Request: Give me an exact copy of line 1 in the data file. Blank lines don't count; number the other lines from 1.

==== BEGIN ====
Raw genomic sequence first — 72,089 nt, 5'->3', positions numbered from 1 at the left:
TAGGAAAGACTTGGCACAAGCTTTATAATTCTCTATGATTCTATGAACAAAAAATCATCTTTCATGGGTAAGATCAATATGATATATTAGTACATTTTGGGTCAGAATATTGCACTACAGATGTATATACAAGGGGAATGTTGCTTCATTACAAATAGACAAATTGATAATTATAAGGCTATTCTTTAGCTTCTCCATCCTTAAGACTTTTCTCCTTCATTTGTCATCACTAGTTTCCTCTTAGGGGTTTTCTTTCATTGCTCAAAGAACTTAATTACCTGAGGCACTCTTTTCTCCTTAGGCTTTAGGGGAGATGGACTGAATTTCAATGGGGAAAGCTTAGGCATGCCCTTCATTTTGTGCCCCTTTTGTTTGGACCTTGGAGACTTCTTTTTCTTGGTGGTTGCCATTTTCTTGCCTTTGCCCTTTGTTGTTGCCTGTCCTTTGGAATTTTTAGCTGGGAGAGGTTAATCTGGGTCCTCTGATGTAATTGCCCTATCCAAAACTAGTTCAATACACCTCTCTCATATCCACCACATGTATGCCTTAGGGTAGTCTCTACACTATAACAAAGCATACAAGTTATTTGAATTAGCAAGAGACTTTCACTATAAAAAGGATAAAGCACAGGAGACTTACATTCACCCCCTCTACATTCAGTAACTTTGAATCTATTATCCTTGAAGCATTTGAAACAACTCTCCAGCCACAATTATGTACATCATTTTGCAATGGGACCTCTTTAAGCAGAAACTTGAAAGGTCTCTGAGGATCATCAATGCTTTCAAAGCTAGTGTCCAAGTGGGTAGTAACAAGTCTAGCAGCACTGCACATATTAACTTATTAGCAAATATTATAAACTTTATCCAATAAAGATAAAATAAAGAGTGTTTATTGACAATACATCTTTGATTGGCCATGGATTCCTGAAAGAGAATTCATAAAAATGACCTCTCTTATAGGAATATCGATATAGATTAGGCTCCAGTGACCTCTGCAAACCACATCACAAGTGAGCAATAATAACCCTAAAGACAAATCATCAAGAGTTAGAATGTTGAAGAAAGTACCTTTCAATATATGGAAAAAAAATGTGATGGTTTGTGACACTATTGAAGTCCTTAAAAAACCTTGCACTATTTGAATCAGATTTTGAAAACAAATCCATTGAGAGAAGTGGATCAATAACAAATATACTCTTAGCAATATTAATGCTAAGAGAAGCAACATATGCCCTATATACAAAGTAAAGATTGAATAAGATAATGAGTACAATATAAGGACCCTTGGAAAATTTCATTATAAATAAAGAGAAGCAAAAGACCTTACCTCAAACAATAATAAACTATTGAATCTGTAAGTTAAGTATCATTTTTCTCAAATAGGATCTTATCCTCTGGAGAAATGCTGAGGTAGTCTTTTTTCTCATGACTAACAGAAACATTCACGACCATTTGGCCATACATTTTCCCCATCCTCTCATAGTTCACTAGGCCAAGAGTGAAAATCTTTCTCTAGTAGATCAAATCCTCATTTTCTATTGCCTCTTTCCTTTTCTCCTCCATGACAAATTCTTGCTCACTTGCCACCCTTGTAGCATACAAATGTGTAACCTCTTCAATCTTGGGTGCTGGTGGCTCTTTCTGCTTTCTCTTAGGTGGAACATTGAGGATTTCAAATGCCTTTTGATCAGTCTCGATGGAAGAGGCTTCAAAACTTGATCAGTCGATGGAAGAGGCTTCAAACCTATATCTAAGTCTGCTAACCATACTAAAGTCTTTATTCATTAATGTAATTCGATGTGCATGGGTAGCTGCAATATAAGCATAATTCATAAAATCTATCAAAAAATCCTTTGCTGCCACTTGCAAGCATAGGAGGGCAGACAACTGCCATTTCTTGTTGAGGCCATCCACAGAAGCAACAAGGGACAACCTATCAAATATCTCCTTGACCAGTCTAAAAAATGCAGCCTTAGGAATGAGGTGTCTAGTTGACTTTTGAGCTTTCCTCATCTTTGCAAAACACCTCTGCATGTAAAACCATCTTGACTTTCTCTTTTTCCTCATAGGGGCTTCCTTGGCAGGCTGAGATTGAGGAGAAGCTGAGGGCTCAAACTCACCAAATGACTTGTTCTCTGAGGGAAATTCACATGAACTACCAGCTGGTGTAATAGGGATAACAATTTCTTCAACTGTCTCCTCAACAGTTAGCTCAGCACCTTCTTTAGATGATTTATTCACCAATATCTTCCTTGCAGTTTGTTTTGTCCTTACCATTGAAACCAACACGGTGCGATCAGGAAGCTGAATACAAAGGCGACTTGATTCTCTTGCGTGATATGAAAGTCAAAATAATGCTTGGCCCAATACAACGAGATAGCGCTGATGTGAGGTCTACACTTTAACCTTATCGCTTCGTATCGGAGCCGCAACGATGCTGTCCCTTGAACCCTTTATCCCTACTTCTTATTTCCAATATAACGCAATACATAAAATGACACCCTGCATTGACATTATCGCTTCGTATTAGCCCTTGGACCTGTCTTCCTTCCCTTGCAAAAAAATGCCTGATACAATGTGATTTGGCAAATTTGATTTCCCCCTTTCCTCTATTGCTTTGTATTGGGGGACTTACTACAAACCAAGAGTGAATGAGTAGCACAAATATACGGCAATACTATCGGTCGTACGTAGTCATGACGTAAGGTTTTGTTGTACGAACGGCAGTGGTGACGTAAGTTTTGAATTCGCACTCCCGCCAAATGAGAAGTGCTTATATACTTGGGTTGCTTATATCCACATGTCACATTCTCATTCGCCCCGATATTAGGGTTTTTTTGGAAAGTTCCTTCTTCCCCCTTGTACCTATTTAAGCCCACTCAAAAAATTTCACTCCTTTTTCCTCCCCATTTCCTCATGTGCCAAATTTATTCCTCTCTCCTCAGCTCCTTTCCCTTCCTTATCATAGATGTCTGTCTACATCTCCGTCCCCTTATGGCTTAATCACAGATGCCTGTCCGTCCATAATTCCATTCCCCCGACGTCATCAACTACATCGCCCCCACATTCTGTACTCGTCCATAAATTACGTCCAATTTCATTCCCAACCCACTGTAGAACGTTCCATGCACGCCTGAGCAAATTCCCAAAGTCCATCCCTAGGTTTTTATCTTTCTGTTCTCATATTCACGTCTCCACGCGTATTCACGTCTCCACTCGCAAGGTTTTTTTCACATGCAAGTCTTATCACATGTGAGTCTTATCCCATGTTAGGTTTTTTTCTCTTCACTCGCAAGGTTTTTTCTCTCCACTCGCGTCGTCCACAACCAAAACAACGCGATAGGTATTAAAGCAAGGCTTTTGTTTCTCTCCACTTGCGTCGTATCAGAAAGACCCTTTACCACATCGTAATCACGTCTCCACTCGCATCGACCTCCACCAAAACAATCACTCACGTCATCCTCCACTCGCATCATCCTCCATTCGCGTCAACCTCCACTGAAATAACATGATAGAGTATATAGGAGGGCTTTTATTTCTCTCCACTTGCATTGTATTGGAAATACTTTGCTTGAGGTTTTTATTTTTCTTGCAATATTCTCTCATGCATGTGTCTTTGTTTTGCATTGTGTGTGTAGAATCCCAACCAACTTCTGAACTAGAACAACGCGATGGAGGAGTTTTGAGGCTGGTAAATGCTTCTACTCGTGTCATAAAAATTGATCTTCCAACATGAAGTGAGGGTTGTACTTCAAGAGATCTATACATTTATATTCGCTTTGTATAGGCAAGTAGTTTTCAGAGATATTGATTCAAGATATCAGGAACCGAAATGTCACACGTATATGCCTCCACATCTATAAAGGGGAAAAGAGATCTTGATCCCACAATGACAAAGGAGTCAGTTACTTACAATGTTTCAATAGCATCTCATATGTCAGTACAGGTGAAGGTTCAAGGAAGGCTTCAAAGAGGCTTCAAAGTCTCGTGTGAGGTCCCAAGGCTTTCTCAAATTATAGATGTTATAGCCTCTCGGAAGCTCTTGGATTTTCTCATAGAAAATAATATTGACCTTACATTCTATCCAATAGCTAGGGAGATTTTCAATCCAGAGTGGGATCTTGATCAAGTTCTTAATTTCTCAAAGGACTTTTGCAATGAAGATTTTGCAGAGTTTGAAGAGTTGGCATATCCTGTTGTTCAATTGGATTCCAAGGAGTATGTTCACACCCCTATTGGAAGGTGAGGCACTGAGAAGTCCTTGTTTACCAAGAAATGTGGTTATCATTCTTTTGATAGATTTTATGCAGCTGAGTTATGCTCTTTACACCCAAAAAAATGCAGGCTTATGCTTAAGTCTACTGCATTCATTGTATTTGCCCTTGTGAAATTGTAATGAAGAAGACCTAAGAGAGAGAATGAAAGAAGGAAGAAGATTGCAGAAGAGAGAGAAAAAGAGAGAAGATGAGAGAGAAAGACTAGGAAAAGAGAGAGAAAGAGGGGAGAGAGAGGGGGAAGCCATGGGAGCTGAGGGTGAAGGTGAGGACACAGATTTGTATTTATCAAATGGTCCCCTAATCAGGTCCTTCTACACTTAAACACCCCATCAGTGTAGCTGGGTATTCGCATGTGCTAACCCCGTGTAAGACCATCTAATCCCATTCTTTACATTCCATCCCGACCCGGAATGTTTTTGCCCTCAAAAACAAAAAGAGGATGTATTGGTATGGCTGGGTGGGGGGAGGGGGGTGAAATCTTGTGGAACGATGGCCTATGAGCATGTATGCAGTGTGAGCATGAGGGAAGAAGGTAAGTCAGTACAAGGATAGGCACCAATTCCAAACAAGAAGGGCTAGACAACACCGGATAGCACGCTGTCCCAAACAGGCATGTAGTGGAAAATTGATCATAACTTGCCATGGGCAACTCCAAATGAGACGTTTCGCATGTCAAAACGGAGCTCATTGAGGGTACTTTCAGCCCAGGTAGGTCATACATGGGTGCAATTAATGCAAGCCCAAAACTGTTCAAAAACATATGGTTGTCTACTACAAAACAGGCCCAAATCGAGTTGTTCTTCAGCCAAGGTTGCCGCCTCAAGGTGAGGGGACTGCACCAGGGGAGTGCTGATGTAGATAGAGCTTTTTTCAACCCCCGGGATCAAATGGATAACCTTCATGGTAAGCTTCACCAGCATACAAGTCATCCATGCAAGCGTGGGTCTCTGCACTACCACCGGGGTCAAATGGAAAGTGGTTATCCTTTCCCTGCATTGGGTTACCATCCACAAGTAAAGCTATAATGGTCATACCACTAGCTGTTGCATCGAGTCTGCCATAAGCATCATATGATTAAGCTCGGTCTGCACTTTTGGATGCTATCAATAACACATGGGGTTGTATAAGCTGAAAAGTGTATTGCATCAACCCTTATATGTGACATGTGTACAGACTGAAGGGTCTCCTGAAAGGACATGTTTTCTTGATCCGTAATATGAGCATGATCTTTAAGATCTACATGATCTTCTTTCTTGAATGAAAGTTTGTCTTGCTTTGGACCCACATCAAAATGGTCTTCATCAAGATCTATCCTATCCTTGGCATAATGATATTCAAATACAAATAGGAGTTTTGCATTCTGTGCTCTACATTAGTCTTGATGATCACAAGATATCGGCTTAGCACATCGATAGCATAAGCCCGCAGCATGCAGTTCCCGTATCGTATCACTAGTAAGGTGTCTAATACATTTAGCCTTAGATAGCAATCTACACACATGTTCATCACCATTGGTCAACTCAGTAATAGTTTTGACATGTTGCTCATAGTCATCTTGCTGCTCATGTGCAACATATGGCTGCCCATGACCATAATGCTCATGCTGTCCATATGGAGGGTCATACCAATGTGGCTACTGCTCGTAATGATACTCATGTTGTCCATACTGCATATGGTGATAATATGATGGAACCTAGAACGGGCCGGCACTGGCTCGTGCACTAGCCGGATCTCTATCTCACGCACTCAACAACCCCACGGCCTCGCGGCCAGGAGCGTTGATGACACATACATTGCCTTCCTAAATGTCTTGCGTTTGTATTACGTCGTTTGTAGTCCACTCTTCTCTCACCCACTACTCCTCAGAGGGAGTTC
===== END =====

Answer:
Raw genomic sequence first — 72,089 nt, 5'->3', positions numbered from 1 at the left: